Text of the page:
The Station Inspector (Sacha Baron
Cohen) is always on patrol.
One of the treats with "Hugo" is also the way in which Scorsese populates the train station where the majority of the action takes place. There is the man who plays Mr. Dursley in the Harry Potter films attempting to make friends with the woman who owns the bakery but has her dog to worry about. This little scenario, with its French setting would make a pleasant little short film in itself. Still, we have the station inspector as played by a subdued but still funny Sacha Baron Cohen who is always after orphans running amok while trying to spark a romance with the local flower vendor Lisette (Emily Mortimer). There is also the small book store that is run by Monsieur Labisse (Christopher Lee) who is a mysterious figure in his own right as he gives our two young protagonists the reassurance that it is okay to use their imagination and get lost in the books he recommends. It is the world that Scorsese brings to life along with production designer Dante Ferretti and director of photography Robert Richardson that makes "Hugo" an immersing experience that is one of the few films this year that actually uses the technique of 3D to make this feeling even more true. We are lunged head first into the world of the Paris train station as the camera work especially in the opening monologue of the film dips and turns with Hugo's movements as he navigates gracefully through the inner-workings of the station. It is as enlightening to the world of the film as it is exciting to see that Scorsese still cares just as much about the way the story is told as he does about the style with which it is captured.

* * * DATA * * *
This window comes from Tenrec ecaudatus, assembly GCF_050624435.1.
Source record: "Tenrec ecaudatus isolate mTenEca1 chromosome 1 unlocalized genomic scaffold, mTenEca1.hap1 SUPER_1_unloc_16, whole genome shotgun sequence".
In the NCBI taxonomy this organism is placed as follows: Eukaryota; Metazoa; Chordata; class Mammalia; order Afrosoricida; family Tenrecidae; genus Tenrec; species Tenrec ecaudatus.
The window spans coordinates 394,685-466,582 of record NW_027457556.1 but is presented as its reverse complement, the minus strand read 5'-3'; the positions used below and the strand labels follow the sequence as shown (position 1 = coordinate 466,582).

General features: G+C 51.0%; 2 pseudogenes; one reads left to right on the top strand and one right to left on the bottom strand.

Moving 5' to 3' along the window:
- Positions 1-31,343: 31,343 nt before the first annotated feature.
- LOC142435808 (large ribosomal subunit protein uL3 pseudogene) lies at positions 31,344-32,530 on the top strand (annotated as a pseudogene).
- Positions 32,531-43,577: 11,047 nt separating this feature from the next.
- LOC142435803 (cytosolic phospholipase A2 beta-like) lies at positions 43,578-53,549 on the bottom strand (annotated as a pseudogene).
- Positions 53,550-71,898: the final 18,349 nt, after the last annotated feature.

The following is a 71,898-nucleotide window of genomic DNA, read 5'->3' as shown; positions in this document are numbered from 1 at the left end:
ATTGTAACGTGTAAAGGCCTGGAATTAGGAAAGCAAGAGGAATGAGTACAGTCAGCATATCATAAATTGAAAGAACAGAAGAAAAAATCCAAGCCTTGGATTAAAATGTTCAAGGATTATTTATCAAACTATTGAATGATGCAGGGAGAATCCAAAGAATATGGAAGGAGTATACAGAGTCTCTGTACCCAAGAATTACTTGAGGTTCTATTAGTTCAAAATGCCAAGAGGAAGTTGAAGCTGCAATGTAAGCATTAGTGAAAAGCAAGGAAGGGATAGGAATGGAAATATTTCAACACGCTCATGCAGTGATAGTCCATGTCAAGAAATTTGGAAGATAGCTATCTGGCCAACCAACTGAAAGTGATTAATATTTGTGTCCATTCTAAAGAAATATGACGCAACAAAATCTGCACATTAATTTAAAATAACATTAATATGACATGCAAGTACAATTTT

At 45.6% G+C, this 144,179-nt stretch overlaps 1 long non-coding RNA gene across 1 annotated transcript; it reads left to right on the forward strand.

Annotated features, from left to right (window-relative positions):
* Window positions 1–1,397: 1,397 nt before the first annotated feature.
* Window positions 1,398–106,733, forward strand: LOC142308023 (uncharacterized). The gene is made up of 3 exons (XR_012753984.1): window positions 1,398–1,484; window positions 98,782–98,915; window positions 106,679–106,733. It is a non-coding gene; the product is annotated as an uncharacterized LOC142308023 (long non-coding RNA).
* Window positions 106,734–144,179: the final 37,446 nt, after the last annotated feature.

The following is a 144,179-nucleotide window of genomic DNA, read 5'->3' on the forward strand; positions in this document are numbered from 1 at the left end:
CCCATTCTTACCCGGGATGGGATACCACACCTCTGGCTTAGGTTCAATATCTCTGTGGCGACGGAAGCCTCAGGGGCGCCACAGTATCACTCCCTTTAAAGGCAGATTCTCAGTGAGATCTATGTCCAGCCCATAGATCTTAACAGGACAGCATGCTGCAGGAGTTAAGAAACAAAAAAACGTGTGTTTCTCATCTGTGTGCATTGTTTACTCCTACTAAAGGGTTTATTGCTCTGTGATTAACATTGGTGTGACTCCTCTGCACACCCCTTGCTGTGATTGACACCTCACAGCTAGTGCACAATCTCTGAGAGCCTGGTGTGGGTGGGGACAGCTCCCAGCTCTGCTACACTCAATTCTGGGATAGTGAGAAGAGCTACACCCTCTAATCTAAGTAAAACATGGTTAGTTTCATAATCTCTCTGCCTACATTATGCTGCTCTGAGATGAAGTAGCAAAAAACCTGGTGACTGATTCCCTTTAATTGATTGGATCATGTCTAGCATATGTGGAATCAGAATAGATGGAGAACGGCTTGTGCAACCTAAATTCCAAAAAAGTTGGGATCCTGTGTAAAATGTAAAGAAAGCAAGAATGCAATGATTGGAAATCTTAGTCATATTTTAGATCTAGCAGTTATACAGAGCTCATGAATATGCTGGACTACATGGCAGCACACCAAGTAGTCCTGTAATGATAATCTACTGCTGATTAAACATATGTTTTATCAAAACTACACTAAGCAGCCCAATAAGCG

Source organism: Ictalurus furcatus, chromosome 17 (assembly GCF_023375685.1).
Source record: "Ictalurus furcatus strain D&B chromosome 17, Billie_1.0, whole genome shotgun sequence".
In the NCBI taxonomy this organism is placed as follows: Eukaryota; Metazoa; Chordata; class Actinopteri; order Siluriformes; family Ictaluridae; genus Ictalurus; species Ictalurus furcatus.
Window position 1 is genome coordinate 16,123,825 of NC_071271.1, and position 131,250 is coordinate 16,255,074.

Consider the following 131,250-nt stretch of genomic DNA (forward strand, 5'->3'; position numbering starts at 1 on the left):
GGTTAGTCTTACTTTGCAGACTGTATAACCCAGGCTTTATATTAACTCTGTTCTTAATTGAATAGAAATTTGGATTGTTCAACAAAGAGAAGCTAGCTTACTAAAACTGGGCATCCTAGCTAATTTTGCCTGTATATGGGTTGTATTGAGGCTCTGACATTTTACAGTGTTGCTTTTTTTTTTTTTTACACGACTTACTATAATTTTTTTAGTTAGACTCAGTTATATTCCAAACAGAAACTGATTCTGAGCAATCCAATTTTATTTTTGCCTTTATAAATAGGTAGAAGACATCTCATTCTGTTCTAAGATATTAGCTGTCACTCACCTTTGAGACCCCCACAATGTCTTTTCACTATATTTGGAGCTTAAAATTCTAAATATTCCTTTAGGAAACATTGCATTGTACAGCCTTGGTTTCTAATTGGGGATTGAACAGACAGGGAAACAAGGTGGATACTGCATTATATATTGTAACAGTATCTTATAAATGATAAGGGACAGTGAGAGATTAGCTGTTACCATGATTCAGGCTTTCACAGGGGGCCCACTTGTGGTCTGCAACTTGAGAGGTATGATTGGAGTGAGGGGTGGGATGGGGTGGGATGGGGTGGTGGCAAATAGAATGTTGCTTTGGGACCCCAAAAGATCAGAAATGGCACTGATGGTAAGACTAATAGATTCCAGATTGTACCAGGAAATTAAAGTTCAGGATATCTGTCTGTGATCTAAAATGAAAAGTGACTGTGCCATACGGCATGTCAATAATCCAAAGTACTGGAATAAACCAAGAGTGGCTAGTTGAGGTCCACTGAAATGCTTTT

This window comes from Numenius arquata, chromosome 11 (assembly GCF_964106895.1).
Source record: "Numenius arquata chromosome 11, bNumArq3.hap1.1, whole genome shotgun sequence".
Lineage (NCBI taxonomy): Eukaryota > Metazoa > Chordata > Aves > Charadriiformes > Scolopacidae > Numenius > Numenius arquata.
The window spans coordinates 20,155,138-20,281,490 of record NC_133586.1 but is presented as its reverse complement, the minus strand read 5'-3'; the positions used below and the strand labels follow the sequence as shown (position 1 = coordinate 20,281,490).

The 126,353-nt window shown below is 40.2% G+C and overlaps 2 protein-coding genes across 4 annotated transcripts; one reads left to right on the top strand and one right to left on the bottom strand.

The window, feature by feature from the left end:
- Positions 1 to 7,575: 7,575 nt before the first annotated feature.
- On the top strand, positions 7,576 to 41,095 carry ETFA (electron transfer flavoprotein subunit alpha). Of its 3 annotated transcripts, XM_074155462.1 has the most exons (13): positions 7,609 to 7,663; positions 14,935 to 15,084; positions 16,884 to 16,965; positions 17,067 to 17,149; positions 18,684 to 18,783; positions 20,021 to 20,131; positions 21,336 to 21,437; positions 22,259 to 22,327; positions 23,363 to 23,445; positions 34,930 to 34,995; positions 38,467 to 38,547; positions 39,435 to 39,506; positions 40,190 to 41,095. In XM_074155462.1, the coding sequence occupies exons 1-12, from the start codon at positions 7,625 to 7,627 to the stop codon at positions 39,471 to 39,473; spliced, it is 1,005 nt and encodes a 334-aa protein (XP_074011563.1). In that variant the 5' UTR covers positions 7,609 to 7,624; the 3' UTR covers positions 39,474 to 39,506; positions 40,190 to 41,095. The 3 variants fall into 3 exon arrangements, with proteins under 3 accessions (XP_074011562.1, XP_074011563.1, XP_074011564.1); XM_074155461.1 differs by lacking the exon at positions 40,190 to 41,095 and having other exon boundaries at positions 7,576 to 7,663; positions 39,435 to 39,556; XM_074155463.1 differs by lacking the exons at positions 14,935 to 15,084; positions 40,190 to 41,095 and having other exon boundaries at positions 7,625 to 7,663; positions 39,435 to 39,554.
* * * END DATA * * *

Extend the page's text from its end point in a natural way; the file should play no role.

Hugo and Isabelle (Chloe Grace Moretz) enjoy Isabelle's
first movie-going experience.
"Hugo" is certainly more than just the children's 3D film it has been advertised to be but in many ways is very much a love letter to cinema from one of its most notable directors. It is also a plea for film conservation for which Scorsese is a known supporter. It not only made me want to see older films and help preserve them, but it reminded me why I actually love movies in the first place. It is not often you can make a film or anything for that matter that has a mission of saying how great that art form is, but "Hugo" does it with a beautiful landscape and solid story that serve more than just the purpose of entertaining but also of actually teaching something. It is an experience in the theater that is worth the extra cash for the 3D glasses. It is an experience that is perfect for the season as a wholesome, heartwarming tale that is not just about magic but actually feels a bit magical. I loved the film, if you can't tell, and the more I think about it, the more I want to watch it again...immediately. It may well be one of the better films this year and though I don't believe the award shows will give it its due, I hope that it will at least garner enough audience response so plenty of kids around the world can experience a truly great cinematic experience.